Regeneration of periodontally compromised teeth is a valued treatment that is both conservative and may increase case acceptance compared to dental implant therapy. With the ability to “save” compromised teeth, more costly procedures such as extraction, grafting, and implant therapy can be avoided. If the 2008 economy is any indication of what the 2020 economy may entail, periodontal therapy is going to play an extremely important role in dental treatment.

Editor's note: Join us for the not-to-miss Perio-Implant Advisory Symposium on October 23, 2020. In this important virtual meeting, you’ll learn the newest skills it takes to save patients’ natural dentition. Bring your team and transform your practice. Conference schedule and special rates available at this link. Presented by Geistlich Biomaterials.        


  1. Bizzoca ME, Campisi G, Muzio LL. COVID-19 pandemic: what changes for dentists and oral medicine experts? A narrative review and novel approaches to infection containment. Int J Environ Res Public Health. 2020;17(11):3793. doi:10.3390/ijerph17113793
  2. Coulthard P. Dentistry and coronavirus (COVID-19)—moral decision-making. Br Dent J. 2020;228(7):503-505. doi:10.1038/s41415-020-1482-1
  3. Busch M. Poll: 71% uncomfortable seeing dentists during COVID-19 pandemic.
  4. Hafner K. Fear of COVID-19 leads other patients to decline critical treatment. The New York Times. May 25, 2020. Updated May 29, 2020.
  5. Ng MCH, Ong MMA, Lim LP, Koh CG, Chan YH. Tooth loss in compliant and non‐compliant periodontally treated patients: 7 years after active periodontal therapy. J Clin Periodontol. 2011;38(5):499-508. doi:10.1111/j.1600-051X.2011.01708.x
  6. Gavidia M. How had COVID-19 affected mental health, severity of stress among employees? American Journal of Managed Care. April 20, 2020.
  7. Goyal S, Gupta G, Thomas B, Bhat KM, Bhat GS. Stress and periodontal disease: the link and logic!! Ind Psychiatry. 2013;22(1):4-11. doi:10.4103/0972-6748.123585
  8. Genco RJ, Ho AW, Kopman J, Grossi SG, Dunford RG, Tedesco LA. Models to evaluate the role of stress in periodontal disease. Ann Periodontol. 1998;3(1):288-302. doi:10.1902/annals.1998.3.1.288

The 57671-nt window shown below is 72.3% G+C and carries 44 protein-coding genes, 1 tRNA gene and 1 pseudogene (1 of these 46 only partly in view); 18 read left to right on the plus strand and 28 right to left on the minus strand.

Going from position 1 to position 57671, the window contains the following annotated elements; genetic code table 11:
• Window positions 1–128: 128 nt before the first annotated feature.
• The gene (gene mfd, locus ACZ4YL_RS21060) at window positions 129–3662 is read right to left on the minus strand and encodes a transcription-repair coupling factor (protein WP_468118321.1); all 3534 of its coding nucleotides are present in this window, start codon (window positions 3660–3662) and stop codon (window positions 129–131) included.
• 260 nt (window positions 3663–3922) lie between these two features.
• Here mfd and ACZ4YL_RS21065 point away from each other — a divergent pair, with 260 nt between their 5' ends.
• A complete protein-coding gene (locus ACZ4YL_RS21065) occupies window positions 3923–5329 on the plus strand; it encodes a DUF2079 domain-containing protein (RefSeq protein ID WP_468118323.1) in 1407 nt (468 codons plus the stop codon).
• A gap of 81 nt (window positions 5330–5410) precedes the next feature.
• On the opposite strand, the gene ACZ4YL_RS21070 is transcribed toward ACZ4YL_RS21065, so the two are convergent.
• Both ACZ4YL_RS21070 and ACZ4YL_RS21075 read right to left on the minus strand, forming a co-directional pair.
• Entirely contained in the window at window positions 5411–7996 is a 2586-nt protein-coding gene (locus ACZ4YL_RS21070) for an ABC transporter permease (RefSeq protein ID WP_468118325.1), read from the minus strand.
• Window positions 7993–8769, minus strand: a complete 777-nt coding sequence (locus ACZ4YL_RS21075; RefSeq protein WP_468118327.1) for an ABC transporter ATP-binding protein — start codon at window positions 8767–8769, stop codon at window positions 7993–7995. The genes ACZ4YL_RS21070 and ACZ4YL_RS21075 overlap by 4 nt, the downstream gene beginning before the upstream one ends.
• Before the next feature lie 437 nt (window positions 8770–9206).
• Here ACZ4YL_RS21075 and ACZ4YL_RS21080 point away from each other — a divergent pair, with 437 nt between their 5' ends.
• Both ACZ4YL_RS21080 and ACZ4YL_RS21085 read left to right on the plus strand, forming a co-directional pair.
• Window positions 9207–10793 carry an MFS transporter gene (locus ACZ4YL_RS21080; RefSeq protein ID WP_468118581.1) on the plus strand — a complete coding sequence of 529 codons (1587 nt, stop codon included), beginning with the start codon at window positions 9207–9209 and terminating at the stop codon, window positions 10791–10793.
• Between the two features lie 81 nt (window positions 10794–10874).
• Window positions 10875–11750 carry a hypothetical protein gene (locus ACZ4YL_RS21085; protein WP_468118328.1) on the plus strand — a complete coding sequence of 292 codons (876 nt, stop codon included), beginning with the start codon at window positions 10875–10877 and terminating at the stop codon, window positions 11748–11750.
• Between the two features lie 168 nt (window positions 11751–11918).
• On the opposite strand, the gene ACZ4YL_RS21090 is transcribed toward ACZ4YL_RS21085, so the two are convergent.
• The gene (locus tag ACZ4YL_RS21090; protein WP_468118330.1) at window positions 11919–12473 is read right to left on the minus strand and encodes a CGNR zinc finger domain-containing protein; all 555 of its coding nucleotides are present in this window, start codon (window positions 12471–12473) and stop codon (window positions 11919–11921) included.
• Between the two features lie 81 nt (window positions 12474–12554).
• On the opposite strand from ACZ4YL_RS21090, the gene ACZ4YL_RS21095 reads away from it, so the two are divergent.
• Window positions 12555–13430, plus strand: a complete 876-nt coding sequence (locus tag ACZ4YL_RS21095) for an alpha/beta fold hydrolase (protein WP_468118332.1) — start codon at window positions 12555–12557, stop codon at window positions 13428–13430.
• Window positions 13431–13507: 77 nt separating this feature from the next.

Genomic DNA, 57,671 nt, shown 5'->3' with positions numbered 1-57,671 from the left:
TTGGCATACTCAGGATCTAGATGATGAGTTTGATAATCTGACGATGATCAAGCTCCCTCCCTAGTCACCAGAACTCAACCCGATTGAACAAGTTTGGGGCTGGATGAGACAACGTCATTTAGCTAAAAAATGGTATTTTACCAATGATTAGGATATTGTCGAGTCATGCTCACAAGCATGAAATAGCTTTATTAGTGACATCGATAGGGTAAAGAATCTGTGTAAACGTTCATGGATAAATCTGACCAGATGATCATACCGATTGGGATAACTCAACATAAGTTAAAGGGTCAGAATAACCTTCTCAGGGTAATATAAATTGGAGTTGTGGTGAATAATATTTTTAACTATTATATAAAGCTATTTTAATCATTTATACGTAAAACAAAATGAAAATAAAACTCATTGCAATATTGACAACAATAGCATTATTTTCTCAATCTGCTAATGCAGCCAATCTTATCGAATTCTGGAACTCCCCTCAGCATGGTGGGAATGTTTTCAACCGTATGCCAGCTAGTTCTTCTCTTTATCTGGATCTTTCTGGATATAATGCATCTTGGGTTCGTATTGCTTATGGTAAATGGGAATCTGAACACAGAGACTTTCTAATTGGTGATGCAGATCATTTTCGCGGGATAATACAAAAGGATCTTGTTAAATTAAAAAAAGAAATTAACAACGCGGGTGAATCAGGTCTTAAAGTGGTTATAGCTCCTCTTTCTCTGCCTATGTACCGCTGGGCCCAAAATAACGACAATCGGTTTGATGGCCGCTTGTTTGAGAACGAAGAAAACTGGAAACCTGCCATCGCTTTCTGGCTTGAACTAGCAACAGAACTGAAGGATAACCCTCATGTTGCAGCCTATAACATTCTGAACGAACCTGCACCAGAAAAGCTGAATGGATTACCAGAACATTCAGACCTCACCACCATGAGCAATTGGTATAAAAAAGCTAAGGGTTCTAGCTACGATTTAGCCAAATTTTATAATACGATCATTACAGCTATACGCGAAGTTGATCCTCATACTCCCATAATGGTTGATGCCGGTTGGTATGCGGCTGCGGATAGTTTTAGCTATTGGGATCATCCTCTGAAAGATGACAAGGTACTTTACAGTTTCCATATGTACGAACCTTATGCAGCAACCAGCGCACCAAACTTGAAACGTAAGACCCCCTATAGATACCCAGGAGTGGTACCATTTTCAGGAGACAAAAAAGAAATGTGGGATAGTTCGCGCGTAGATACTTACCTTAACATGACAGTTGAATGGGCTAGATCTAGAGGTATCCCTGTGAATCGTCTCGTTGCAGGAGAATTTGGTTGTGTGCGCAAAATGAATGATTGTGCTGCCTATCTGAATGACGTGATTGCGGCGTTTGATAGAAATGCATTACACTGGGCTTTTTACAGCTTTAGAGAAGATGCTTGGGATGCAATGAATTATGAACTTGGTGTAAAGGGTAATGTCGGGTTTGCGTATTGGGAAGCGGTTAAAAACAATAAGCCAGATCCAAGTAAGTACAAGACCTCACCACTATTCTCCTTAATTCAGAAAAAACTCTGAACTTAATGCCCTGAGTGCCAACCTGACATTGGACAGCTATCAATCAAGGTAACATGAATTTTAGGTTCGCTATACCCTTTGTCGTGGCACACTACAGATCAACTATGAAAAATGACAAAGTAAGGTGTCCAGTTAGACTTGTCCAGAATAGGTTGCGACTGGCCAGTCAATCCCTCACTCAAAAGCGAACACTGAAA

9. Rosania AE, Low KG, McCormick CM, Rosania DA. Stress, depression, cortisol, and periodontal disease. J Periodontol. 2009;80(2):260-266. doi:10.1902/jop.2009.080334
  10. Orzechowska A, Zajączkowska M, Talarowska M, Gałecki P. Depression and ways of coping with stress: a preliminary study. Med Sci Monit. 2013;9:1050-1056. doi:10.12659/MSM.889778
  11. Sbordone L, Ramaglia L, Gulletta E, Iacono V. Recolonization of the subgingival microflora after scaling and root planing in human periodontitis. J Periodontol. 1990;61(9):579-584. doi:10.1902/jop.1990.61.9.579
  12. Tonetti MS. Cigarette smoking and periodontal diseases: etiology and management of disease. Ann Periodontol. 1998;3(1):88‐101. doi:10.1902/annals.1998.3.1.88
  13. Najeeb S, Zafar MS, Khurshid Z, Zohaib S, Almas K. The role of nutrition in periodontal health: an update. Nutrients. 2016;8(9):530. doi:10.3390/nu8090530
  14. Sikka V, Savin G. The impact of the financial crisis on the U.S. dental industry. Dental Economics. January 21, 2014.

Editor’s note: This article originally appeared in Perio-Implant Advisory, a newsletter for dentists and hygienists that focuses on periodontal- and implant-related issues. Perio-Implant Advisory is part of the Dental Economics and DentistryIQ network. To read more articles, visit, or to subscribe, visit


Scott Froum, DDS, a graduate of the State University of New York, Stony Brook School of Dental Medicine, is a periodontist in private practice at 1110 2nd Avenue, Suite 305, New York City, New York. He is the editorial director of Perio-Implant Advisory and serves on the editorial advisory board of Dental Economics. Dr. Froum, a diplomate of the American Board of Periodontology, is a clinical associate professor at SUNY Stony Brook School of Dental Medicine in the Department of Periodontology. He serves on the board of editorial consultants for the Academy of Osseointegration's Academy News. Contact him through his website at drscottfroum.comor (212) 751-8530.